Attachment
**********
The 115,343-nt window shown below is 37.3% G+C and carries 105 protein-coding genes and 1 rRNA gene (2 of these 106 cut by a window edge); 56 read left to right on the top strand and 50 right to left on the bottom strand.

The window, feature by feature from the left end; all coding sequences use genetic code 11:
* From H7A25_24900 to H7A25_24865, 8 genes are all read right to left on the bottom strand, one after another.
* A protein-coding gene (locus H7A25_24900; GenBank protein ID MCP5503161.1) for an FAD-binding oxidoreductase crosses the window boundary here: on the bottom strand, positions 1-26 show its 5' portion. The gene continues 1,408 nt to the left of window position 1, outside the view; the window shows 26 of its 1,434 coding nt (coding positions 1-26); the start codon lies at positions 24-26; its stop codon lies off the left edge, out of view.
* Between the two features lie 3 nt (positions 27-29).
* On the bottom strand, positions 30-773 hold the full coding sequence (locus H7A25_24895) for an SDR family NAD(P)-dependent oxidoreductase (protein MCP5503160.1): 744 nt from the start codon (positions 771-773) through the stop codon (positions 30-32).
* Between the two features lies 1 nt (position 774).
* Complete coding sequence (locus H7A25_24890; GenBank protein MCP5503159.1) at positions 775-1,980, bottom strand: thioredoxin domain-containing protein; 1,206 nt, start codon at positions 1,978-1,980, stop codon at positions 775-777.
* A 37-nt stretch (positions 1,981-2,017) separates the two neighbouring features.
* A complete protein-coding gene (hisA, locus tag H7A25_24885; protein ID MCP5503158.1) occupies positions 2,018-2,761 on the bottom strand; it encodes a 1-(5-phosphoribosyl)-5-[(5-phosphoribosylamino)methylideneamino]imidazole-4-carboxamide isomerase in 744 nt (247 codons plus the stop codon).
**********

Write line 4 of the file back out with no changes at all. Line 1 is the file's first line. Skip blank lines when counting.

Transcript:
* A protein-coding gene (locus H7A25_24900; GenBank protein ID MCP5503161.1) for an FAD-binding oxidoreductase crosses the window boundary here: on the bottom strand, positions 1-26 show its 5' portion. The gene continues 1,408 nt to the left of window position 1, outside the view; the window shows 26 of its 1,434 coding nt (coding positions 1-26); the start codon lies at positions 24-26; its stop codon lies off the left edge, out of view.